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Industry must unite to promote safety culture


The death of three demolition workers in the partial collapse of a warehouse in Hull is tragic. Our thoughts and sympathy are with the relatives and colleagues of these men. They will be stunned, desolate and the whole experience will seem to be 'unreal'. Coming to terms with what has happened will be difficult and will seem for a long time to be impossible.

This accident again emphasises that construction is dangerous. We must continue to make health and safety a priority in planning, design and construction. We must also make it a priority in the education of all involved - at professional, operative and undergraduate level. The CDM regulations highlight demolition as a high risk activity and they apply to any demolition work, regardless of the scale of the operation. Risk assessments must be made and safe working method statements prepared, adopted and followed by all involved.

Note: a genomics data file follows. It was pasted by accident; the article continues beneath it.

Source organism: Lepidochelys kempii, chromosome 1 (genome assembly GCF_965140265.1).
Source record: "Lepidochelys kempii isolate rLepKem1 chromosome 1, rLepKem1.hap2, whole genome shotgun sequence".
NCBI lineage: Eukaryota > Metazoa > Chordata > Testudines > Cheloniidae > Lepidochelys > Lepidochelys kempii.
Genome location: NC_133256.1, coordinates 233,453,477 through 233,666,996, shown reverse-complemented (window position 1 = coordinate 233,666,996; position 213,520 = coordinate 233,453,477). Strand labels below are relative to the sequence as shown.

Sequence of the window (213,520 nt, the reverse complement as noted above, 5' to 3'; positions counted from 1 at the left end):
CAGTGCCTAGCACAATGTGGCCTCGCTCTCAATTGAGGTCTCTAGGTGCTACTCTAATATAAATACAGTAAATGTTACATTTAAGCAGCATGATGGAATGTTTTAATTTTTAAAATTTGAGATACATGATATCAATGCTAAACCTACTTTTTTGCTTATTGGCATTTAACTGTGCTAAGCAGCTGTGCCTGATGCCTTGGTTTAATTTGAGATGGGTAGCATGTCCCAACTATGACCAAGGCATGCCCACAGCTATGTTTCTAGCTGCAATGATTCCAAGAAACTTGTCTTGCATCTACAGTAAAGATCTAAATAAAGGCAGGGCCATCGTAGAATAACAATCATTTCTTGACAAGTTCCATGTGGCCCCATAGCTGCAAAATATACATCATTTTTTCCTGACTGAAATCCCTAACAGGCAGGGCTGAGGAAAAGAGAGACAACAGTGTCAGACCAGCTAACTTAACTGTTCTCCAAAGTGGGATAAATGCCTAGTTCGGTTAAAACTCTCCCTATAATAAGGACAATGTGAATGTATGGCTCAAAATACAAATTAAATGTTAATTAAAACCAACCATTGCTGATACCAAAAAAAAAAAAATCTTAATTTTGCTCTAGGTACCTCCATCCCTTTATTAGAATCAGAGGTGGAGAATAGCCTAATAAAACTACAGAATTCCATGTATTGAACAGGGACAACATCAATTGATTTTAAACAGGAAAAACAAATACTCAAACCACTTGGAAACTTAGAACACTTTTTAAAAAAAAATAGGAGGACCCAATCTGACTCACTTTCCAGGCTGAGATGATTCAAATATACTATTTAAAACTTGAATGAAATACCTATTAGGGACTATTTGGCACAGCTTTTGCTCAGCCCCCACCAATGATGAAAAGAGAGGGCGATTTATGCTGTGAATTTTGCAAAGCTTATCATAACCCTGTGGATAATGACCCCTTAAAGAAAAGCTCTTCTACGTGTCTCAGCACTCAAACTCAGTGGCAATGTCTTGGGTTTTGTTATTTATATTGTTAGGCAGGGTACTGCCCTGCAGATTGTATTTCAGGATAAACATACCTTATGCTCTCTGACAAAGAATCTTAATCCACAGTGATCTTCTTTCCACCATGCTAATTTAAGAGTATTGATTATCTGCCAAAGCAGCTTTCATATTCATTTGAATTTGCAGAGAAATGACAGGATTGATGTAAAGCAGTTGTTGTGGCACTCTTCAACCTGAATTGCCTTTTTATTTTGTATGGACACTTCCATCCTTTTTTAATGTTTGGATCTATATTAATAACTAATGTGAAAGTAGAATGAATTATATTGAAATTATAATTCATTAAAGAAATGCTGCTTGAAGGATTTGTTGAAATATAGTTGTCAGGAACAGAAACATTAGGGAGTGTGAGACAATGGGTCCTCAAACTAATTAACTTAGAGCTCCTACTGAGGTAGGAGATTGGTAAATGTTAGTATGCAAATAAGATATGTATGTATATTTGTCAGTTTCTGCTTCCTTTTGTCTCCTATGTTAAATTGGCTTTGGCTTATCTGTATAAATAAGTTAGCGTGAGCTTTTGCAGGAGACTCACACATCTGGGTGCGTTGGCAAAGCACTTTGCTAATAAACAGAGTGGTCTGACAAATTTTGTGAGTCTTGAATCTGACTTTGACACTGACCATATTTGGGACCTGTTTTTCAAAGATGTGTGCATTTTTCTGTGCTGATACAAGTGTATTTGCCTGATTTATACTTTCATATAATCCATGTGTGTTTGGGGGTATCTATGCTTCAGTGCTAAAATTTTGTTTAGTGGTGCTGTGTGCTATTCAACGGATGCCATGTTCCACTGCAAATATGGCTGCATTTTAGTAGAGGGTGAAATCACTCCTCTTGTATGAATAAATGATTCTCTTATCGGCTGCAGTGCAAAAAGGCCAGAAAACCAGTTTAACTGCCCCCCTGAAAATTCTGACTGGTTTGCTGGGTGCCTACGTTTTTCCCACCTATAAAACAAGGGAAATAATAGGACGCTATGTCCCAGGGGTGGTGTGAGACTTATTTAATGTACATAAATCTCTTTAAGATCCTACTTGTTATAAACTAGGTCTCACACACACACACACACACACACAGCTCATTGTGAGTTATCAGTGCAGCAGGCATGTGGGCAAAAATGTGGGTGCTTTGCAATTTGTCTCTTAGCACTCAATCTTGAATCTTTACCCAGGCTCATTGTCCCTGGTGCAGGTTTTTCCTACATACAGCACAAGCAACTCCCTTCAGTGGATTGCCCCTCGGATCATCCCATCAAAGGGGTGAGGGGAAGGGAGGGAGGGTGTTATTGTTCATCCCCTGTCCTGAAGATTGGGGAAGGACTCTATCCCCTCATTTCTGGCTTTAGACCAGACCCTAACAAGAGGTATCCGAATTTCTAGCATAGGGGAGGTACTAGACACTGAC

The Approved Code of Practice is being reviewed by the Health & Safety Executive. The code should focus on the practical problems of managing work safely. One of the aims of the Health & Safety Board is to improve the 'awareness' of safety matters and to encourage a 'safety culture'. We are all part of the problem. Can we be part of the solution?

John Fisher (F) chairman, Health & Safety Board,

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